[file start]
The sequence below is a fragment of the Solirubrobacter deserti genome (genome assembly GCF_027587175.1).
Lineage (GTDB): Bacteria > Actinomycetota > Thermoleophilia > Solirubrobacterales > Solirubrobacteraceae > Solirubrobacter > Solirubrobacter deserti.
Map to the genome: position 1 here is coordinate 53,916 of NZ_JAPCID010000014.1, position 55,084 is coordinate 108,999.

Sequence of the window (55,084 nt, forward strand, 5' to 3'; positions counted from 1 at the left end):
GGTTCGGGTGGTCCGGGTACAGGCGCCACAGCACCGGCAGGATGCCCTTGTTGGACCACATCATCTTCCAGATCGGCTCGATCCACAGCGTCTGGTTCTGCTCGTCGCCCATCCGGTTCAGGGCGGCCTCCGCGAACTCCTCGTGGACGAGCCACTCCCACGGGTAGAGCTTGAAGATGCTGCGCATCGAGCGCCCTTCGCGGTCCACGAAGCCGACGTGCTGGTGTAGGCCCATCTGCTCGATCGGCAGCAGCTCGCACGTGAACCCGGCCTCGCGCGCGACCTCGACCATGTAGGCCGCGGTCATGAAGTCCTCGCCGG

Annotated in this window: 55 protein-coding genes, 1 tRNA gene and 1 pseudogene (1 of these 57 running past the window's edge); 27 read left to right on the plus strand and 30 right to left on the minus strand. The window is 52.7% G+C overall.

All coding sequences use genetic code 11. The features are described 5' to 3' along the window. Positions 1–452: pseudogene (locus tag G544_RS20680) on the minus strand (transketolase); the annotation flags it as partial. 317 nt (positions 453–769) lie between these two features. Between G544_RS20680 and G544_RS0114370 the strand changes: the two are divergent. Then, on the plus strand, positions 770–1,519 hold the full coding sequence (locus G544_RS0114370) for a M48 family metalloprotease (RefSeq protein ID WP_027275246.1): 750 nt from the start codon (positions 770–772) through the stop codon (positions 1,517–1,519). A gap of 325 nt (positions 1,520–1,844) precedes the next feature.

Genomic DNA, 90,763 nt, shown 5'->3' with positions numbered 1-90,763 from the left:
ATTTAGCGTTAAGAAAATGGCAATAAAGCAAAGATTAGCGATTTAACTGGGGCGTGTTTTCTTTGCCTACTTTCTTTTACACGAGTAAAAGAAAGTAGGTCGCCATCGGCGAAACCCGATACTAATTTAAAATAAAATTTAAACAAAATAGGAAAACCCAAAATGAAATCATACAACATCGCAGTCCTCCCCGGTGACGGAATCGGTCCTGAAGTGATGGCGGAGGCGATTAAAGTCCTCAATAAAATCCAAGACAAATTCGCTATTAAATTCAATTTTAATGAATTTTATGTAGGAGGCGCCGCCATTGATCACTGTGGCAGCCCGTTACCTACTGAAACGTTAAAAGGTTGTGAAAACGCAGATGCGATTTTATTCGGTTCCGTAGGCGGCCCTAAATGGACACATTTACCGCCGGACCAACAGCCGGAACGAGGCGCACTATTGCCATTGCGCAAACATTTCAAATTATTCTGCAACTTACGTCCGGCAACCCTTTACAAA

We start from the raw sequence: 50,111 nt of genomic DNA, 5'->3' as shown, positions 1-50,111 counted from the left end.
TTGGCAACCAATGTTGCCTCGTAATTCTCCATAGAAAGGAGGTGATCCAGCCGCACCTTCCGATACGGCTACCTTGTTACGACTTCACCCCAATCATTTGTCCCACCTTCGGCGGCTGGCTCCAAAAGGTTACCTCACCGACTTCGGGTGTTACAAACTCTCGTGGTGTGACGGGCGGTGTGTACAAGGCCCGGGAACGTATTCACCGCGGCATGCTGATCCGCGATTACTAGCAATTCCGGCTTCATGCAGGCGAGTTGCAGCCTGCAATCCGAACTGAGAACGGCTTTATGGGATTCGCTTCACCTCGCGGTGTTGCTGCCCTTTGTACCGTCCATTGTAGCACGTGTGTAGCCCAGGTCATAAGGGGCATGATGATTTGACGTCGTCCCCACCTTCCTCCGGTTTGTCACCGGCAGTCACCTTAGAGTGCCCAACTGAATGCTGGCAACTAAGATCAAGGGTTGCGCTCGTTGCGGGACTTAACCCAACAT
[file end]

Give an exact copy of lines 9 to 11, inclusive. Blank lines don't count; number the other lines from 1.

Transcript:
ATTTAGCGTTAAGAAAATGGCAATAAAGCAAAGATTAGCGATTTAACTGGGGCGTGTTTTCTTTGCCTACTTTCTTTTACACGAGTAAAAGAAAGTAGGTCGCCATCGGCGAAACCCGATACTAATTTAAAATAAAATTTAAACAAAATAGGAAAACCCAAAATGAAATCATACAACATCGCAGTCCTCCCCGGTGACGGAATCGGTCCTGAAGTGATGGCGGAGGCGATTAAAGTCCTCAATAAAATCCAAGACAAATTCGCTATTAAATTCAATTTTAATGAATTTTATGTAGGAGGCGCCGCCATTGATCACTGTGGCAGCCCGTTACCTACTGAAACGTTAAAAGGTTGTGAAAACGCAGATGCGATTTTATTCGGTTCCGTAGGCGGCCCTAAATGGACACATTTACCGCCGGACCAACAGCCGGAACGAGGCGCACTATTGCCATTGCGCAAACATTTCAAATTATTCTGCAACTTACGTCCGGCAACCCTTTACAAA

We start from the raw sequence: 50,111 nt of genomic DNA, 5'->3' as shown, positions 1-50,111 counted from the left end.
TTGGCAACCAATGTTGCCTCGTAATTCTCCATAGAAAGGAGGTGATCCAGCCGCACCTTCCGATACGGCTACCTTGTTACGACTTCACCCCAATCATTTGTCCCACCTTCGGCGGCTGGCTCCAAAAGGTTACCTCACCGACTTCGGGTGTTACAAACTCTCGTGGTGTGACGGGCGGTGTGTACAAGGCCCGGGAACGTATTCACCGCGGCATGCTGATCCGCGATTACTAGCAATTCCGGCTTCATGCAGGCGAGTTGCAGCCTGCAATCCGAACTGAGAACGGCTTTATGGGATTCGCTTCACCTCGCGGTGTTGCTGCCCTTTGTACCGTCCATTGTAGCACGTGTGTAGCCCAGGTCATAAGGGGCATGATGATTTGACGTCGTCCCCACCTTCCTCCGGTTTGTCACCGGCAGTCACCTTAGAGTGCCCAACTGAATGCTGGCAACTAAGATCAAGGGTTGCGCTCGTTGCGGGACTTAACCCAACAT